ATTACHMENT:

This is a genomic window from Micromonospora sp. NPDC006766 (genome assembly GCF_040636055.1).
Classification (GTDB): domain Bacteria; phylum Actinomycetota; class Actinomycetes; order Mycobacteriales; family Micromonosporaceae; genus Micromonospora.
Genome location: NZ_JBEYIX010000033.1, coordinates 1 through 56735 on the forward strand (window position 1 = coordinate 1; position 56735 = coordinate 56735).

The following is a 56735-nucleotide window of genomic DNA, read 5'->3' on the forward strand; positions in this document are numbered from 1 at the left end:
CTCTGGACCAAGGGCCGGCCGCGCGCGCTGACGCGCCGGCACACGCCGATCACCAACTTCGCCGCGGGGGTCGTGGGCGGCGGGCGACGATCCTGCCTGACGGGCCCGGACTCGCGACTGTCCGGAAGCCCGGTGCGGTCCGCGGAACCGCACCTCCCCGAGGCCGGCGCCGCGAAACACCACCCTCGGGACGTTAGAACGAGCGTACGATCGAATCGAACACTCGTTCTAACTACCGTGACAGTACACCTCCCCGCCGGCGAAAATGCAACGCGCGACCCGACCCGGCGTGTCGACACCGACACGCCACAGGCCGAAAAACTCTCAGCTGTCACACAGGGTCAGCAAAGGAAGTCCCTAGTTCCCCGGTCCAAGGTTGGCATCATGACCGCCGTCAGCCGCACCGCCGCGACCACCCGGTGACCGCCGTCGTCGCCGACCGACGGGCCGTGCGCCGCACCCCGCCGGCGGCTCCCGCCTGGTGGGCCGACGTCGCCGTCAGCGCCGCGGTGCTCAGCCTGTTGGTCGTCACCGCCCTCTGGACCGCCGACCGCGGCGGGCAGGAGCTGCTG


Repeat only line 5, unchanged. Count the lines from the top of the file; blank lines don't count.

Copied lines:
CTCTGGACCAAGGGCCGGCCGCGCGCGCTGACGCGCCGGCACACGCCGATCACCAACTTCGCCGCGGGGGTCGTGGGCGGCGGGCGACGATCCTGCCTGACGGGCCCGGACTCGCGACTGTCCGGAAGCCCGGTGCGGTCCGCGGAACCGCACCTCCCCGAGGCCGGCGCCGCGAAACACCACCCTCGGGACGTTAGAACGAGCGTACGATCGAATCGAACACTCGTTCTAACTACCGTGACAGTACACCTCCCCGCCGGCGAAAATGCAACGCGCGACCCGACCCGGCGTGTCGACACCGACACGCCACAGGCCGAAAAACTCTCAGCTGTCACACAGGGTCAGCAAAGGAAGTCCCTAGTTCCCCGGTCCAAGGTTGGCATCATGACCGCCGTCAGCCGCACCGCCGCGACCACCCGGTGACCGCCGTCGTCGCCGACCGACGGGCCGTGCGCCGCACCCCGCCGGCGGCTCCCGCCTGGTGGGCCGACGTCGCCGTCAGCGCCGCGGTGCTCAGCCTGTTGGTCGTCACCGCCCTCTGGACCGCCGACCGCGGCGGGCAGGAGCTGCTG